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Competing Retailers Level Restrictions on Amazon and Whole Foods

Competing Retailers Level Restrictions on Amazon and Whole Foods

Tuesday, October 24th, 2017

Widespread efforts to limit the scope and services that Amazon and its recently-acquired Whole Foods banner can introduce in-store may be underway, according to a recent Reuters report. The news source notes that large retailers such as Target are taking advantage of legal provisions in leases and on a local level to stop Whole Foods from introducing new services.


Targeted services include Amazon lockers and delivery services intended to capitalize on Amazon’s market share, drive sales and growth, and bring new customers to Whole Foods locations. Reuters cites interviews and documents that reveal bans on Amazon lockers and delivery operations at Whole Foods locations near Target and Lidl stores—and even stores in other industries that rival Amazon, stores including Best Buy and Bed Bath & Beyond.

“Across the United States, large retailers including Target…have legal rights in many lease agreements that allow them to limit what Amazon can do with nearby Whole Foods stores, and where it can open new ones,” the news source reported.

While Reuters noted that, because many of these deals and documents are private and confidential, the news source could not reveal the extent to which rival companies and even, in some cases, local municipalities have worked to restrict Amazon’s brick-and-mortar efforts, these restrictions appear to be widespread.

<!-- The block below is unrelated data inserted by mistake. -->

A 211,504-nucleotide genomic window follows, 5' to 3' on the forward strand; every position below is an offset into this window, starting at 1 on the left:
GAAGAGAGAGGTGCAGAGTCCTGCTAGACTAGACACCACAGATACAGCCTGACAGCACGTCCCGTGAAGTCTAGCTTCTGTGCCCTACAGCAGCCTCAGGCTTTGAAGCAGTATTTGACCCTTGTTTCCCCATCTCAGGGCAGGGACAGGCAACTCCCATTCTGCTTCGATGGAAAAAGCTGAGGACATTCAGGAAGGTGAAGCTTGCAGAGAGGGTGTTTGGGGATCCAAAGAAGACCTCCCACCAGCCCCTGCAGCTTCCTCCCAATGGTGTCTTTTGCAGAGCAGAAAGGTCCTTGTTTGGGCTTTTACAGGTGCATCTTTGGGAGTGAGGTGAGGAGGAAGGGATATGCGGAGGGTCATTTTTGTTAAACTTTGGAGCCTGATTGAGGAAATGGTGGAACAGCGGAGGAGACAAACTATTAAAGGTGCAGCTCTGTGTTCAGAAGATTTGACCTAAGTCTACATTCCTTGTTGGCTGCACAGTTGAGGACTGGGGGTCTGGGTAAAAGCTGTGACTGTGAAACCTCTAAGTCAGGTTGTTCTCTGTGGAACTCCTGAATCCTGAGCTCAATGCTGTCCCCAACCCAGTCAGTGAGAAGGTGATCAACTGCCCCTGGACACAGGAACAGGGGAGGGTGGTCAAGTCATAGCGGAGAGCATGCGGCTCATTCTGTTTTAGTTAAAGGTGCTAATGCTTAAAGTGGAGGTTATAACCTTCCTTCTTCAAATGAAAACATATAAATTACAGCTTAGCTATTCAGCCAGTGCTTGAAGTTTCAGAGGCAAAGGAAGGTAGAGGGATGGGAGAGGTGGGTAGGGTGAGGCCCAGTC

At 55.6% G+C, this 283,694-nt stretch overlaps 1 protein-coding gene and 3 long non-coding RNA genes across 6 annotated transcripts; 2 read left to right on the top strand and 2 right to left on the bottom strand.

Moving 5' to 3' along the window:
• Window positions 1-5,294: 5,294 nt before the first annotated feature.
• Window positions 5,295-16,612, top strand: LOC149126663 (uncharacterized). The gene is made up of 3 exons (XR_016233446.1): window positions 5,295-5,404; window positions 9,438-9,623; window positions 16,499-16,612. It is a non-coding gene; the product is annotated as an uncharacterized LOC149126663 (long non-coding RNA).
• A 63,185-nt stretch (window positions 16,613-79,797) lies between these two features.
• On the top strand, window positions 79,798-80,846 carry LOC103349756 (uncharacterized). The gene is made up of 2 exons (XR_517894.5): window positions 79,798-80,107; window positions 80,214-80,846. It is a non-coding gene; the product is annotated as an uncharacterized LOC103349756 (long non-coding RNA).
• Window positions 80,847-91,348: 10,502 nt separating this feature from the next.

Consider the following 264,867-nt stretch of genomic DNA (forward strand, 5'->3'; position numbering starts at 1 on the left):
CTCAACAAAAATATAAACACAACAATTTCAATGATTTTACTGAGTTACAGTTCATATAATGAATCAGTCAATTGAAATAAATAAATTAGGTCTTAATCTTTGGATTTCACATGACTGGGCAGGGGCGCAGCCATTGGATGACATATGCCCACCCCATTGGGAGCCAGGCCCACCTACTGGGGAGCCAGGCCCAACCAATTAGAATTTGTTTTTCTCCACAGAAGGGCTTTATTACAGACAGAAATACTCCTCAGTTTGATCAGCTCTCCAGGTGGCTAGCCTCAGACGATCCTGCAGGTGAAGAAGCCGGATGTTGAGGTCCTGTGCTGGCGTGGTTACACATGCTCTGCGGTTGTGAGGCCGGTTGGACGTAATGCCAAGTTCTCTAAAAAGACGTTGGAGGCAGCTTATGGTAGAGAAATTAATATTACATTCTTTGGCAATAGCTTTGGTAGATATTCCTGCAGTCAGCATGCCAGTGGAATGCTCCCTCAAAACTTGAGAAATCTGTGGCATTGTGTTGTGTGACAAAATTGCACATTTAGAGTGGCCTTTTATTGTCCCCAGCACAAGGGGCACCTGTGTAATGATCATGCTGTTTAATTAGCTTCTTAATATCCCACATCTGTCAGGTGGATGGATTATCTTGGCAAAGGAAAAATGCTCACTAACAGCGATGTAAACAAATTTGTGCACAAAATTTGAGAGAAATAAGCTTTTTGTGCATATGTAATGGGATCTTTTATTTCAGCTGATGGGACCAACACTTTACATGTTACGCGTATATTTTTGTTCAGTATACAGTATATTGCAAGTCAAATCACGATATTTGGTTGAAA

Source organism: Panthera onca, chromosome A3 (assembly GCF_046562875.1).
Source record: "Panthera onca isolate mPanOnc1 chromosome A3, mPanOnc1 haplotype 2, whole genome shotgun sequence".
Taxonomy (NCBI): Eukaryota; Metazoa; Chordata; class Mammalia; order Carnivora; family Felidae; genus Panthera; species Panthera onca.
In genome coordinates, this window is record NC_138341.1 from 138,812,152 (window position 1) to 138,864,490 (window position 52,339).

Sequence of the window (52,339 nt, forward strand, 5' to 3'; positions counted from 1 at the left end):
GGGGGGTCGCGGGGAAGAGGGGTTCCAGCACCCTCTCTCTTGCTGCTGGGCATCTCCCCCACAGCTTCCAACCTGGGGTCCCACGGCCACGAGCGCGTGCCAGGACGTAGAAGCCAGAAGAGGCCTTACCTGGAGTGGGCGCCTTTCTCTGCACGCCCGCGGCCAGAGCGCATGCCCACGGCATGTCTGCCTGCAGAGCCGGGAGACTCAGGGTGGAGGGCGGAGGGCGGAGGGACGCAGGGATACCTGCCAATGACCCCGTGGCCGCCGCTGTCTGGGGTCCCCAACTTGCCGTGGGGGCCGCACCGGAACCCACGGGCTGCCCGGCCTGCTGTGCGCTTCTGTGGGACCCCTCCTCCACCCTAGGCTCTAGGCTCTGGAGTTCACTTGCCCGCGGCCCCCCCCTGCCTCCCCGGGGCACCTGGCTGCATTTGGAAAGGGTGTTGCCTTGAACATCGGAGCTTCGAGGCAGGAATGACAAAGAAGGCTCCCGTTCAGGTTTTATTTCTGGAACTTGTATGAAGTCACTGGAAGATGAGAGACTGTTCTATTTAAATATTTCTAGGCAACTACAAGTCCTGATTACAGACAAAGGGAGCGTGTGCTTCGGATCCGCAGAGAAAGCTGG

Whole Foods Storefront

The report details a 16-page memo obtained from Miami, Florida’s Pinecrest Place mall; in the report, Target required an affiliate of national landlord Regency Centers Corp to ban "lockers, lock-boxes, or other type of storage system that is used to receive or store merchandise from a catalog or online retailer." The report issues many more restrictions, too, apparently aimed at stymieing Amazon’s collaboration with Whole Foods, including a provision which bars mall tenants from operating "a fulfillment center in connection with receiving, storing or distributing merchandise from a catalog or online retailer."

Discount grocer Lidl recently included similar verbiage in its own lease agreement to "prohibit the operation of pickup facilities" near a proposed Lidl site in Long Island, New York.

Target issued a statement to the news source, noting that the chain is "focused on what's best for the company and delivering on the reasons our guests love Target. Our more than 1,800 stores across the country are a strategic asset and a vital part of Target's future."

Could these impasses prevent Amazon and Whole Foods from taking full advantage of their partnership? Deli Market News will continue to report.

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